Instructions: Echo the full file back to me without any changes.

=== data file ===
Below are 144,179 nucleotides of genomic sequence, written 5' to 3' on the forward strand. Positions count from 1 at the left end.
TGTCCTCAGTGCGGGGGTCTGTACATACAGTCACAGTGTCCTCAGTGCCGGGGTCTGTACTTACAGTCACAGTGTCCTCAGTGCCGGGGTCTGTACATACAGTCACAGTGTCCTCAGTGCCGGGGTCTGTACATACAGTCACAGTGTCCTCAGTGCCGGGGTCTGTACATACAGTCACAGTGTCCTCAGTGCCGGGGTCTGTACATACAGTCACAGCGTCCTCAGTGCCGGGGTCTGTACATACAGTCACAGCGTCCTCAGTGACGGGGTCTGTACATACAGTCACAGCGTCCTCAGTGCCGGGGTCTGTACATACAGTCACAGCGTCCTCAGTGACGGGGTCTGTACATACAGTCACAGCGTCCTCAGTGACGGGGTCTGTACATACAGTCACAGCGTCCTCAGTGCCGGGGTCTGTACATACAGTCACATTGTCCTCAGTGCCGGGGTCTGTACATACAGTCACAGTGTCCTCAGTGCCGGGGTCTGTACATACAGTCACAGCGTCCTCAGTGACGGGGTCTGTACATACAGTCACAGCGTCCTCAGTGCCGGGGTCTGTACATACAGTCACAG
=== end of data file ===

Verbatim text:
Below are 144,179 nucleotides of genomic sequence, written 5' to 3' on the forward strand. Positions count from 1 at the left end.
TGTCCTCAGTGCGGGGGTCTGTACATACAGTCACAGTGTCCTCAGTGCCGGGGTCTGTACTTACAGTCACAGTGTCCTCAGTGCCGGGGTCTGTACATACAGTCACAGTGTCCTCAGTGCCGGGGTCTGTACATACAGTCACAGTGTCCTCAGTGCCGGGGTCTGTACATACAGTCACAGTGTCCTCAGTGCCGGGGTCTGTACATACAGTCACAGCGTCCTCAGTGCCGGGGTCTGTACATACAGTCACAGCGTCCTCAGTGACGGGGTCTGTACATACAGTCACAGCGTCCTCAGTGCCGGGGTCTGTACATACAGTCACAGCGTCCTCAGTGACGGGGTCTGTACATACAGTCACAGCGTCCTCAGTGACGGGGTCTGTACATACAGTCACAGCGTCCTCAGTGCCGGGGTCTGTACATACAGTCACATTGTCCTCAGTGCCGGGGTCTGTACATACAGTCACAGTGTCCTCAGTGCCGGGGTCTGTACATACAGTCACAGCGTCCTCAGTGACGGGGTCTGTACATACAGTCACAGCGTCCTCAGTGCCGGGGTCTGTACATACAGTCACAG